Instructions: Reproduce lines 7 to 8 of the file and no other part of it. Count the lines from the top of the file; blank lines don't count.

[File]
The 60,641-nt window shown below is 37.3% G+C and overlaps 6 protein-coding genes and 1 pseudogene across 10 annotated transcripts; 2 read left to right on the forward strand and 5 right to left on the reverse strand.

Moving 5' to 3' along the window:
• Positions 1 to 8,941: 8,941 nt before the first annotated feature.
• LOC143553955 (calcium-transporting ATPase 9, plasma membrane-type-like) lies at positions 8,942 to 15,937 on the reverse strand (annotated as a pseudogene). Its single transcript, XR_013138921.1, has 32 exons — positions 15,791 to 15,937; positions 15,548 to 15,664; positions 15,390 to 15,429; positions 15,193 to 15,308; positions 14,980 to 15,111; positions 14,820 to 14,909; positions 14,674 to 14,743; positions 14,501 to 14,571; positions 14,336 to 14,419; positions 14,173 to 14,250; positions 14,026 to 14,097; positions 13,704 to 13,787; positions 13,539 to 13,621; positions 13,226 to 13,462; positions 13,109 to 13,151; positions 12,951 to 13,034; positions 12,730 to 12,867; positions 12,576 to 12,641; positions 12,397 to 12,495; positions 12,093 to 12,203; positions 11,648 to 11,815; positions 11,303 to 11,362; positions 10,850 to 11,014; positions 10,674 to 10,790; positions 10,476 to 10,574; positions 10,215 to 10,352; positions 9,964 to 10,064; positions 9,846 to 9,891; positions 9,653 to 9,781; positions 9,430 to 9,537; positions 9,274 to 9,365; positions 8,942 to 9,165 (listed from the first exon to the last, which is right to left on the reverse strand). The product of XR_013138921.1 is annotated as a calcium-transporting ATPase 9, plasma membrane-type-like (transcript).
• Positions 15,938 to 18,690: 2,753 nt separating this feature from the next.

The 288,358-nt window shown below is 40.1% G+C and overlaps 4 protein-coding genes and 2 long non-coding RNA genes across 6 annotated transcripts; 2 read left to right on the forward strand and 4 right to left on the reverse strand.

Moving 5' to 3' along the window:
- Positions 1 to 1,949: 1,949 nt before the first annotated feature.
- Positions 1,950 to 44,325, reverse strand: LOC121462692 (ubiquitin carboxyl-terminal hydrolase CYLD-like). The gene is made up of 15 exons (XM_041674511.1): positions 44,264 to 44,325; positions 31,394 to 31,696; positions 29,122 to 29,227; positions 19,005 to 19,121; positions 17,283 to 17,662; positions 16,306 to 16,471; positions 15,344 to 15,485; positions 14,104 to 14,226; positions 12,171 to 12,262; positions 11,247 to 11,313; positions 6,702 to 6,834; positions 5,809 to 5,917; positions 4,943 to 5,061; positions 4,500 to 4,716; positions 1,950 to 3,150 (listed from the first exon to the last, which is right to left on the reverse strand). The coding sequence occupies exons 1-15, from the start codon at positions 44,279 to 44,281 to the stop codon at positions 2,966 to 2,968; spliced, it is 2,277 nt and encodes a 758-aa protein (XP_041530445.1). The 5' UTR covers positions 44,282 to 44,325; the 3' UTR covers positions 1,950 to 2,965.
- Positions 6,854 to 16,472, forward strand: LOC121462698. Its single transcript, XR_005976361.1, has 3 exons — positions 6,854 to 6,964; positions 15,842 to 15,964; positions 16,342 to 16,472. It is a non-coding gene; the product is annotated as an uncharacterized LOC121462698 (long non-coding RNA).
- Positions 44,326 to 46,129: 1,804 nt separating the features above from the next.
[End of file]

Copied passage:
Moving 5' to 3' along the window:
- Positions 1 to 1,949: 1,949 nt before the first annotated feature.